Esophageal pH monitoring/BRAVO
Stomach acid that refluxes into the esophagus can be measured to diagnose GERD and determine its severity. A small, wireless chip the size of a pencil eraser is clipped to the lining of the esophagus. This chip sends information to a small receiver for 2 days. The chip then falls off and passes out through the GI tract unknowingly.
Placing the Bravo Chip
This test measures the pressures in the esophagus upon swallowing. A thin catheter is placed down the nose into the stomach after the application of numbing medicine. Water is sipped and the pressures are recorded. Normally, the pressure that moves down the esophagus is a wave.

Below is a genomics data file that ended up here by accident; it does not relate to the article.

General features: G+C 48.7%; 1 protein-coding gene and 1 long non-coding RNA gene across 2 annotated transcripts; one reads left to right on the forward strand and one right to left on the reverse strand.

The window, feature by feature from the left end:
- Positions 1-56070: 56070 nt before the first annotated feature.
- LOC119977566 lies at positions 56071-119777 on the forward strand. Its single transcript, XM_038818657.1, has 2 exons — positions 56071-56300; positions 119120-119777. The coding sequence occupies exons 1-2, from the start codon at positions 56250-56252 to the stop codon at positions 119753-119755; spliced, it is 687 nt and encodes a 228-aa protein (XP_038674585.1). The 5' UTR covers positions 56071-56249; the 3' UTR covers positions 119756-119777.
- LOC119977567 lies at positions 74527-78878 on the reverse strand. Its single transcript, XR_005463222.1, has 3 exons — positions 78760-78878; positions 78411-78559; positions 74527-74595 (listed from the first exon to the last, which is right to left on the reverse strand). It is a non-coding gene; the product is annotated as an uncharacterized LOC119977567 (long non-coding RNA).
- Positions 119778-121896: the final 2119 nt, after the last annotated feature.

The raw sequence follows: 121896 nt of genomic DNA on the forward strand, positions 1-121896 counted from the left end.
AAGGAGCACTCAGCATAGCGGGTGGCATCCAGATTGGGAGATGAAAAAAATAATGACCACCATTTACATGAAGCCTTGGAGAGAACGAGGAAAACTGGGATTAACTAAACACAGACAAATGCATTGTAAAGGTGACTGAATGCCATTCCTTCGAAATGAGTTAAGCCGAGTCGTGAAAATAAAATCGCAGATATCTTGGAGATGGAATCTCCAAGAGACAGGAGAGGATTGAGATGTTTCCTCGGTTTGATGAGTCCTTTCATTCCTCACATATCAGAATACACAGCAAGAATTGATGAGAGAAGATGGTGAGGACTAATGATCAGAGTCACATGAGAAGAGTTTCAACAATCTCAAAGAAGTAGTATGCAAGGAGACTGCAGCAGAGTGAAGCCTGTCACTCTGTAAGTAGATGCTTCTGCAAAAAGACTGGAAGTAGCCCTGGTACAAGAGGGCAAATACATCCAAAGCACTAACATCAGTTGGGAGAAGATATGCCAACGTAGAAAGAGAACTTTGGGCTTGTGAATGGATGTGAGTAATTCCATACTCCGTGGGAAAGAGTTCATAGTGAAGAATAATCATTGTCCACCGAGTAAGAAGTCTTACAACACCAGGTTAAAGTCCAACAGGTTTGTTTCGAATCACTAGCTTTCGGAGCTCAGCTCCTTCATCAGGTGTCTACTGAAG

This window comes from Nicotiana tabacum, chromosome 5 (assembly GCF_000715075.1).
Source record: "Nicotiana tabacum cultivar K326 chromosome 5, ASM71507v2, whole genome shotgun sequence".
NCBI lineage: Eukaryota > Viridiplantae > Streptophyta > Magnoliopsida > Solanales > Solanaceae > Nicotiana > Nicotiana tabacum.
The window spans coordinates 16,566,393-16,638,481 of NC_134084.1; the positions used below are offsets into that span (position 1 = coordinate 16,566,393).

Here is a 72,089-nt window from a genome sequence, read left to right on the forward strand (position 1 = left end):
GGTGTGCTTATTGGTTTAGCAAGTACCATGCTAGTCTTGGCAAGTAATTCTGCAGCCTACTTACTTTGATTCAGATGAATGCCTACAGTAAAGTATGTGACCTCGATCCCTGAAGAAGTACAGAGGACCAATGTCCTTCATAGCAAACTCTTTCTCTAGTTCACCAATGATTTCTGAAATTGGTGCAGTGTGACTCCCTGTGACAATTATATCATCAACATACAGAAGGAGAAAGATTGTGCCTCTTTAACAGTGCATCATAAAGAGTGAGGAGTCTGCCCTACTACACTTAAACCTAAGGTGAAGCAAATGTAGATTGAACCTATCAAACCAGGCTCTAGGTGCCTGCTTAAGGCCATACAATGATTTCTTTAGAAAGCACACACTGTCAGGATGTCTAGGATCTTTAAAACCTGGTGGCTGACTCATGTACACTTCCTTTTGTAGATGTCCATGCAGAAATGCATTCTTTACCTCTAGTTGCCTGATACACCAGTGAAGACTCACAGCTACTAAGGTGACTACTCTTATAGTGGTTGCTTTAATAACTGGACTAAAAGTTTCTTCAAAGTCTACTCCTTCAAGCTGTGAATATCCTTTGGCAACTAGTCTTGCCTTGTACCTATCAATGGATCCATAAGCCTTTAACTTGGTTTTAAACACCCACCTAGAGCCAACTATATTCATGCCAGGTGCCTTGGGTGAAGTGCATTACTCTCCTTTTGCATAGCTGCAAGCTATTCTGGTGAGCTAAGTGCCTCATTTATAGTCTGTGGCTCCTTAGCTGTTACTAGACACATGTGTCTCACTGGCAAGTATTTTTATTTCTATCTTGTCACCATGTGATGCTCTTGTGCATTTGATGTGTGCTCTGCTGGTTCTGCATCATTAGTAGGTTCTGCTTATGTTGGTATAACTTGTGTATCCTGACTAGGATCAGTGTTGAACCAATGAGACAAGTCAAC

Abnormalities may include simultaneous and irregular contractions. Sometimes, the esophagus doesn’t relax impeding the normal transit of food into the stomach. These abnormalities may cause difficulty swallowing or chest pain.
Manometry Showing Esophageal Pressures
GERD can damage the lining of the esophagus and lead to changes that increase the risk of cancer. This is called Barrett’s esophagus. Barrett’s esophagus must be surveyed annually with EGD and multiple biopsies to detect progression to cancer. A new treatment that I perform removes Barrett’s esophagus endoscopically (without surgery).
90 Degree RFA Device
360 Degree RFA Device